Most helpful critical review
35 of 37 people found the following review helpful
We hope that, when the insects take over the world, they will remember with gratitude how we took them along on all our picnics.
on May 12, 2012
I received Audubon Birds as Free App of the Day, which lead me to buying the Flower, Tree and Butterfly Guides as well, and all of these were great, so I decided to go ahead and round out my collection with the remaining Audubon Guide apps while there were still on sale.
Unfortunately, Audubon Insects appears to be the weakest of all the Audubon apps. Insects are the most numerous creatures on this planet, yet this app only has 510 entries, and many of those are only at the genus-level, not individual species. I could not find any entry for the Box Elder Bug (Boisea trivittata), which are very plentiful around here, and the app has only a single species of millipede, the large North American Millipede, Narceus americanus.
The number of photos is rather limited, with most species having only a single photo.
While all the other Audubon apps have range maps, Insects & Spiders does not. There is range description text for each listing, but this often quite vague ("Western North America", for instance).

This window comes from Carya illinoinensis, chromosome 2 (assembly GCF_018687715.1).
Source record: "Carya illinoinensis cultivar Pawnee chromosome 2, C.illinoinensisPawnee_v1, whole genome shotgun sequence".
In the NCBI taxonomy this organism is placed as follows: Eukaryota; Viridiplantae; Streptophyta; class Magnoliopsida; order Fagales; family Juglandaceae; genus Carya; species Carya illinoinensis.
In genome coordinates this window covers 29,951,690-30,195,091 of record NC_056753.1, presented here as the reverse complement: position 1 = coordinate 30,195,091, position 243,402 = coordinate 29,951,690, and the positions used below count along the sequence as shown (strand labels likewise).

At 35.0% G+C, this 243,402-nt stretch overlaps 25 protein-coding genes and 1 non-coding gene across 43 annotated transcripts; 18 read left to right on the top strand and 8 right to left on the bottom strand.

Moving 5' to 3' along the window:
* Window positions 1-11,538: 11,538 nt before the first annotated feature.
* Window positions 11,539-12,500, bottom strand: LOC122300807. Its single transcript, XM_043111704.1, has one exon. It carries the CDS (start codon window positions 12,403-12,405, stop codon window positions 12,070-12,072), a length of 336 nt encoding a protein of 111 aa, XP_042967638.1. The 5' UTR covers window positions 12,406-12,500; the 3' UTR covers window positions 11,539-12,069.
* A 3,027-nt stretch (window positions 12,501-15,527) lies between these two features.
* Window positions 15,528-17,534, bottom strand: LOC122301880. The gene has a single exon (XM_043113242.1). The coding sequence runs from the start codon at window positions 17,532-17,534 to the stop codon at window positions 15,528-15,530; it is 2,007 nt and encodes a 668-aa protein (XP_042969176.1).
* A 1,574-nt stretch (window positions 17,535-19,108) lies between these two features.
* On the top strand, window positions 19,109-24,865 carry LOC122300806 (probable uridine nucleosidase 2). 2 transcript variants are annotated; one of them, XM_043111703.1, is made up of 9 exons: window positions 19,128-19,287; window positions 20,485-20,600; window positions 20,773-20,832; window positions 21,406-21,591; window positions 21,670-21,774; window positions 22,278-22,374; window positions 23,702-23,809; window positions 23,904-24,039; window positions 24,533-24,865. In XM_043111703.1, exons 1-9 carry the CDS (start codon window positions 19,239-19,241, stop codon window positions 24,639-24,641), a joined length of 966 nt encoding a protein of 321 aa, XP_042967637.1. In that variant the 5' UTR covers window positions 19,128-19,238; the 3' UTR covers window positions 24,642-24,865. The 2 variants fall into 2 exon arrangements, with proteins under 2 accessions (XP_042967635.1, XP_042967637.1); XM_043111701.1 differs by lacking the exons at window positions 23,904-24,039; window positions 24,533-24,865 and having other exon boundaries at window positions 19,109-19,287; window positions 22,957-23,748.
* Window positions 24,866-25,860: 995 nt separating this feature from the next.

The app has an option to download the entire database, which in the other apps is enormous, but with Insects is a mere 160 MB. If you choose not to download the database, it will consume bandwidth if you have a limited data plan.
The app has an advanced search function, but it only has 5 parameters: shape, habitat, region, color and size.
If an insect has alternative names, the app does not allow you to search for them; you can only search using the primary name and scientific name. For instance, I wanted to look up the June Bug, but it didn't show up in a search. I finally managed to find it by using Google to find the genus name, Phyllophaga. The app listed this particular bug as a May Beetle, and although it showed June Bug as an alternate name, it wouldn't let me search using that term.
Like the other Audubon apps, this app lets you keep a life list, record sightings and take photos, and then upload them to AudubonGuides.com.
This app crashes frequently when starting up, but it will start successfully on the second attempt. This occurs with both my Motorola Xoom tablet and my HTC Evo 3D phone.
On my tablet, the app constantly switches back and forth between portrait and landscape.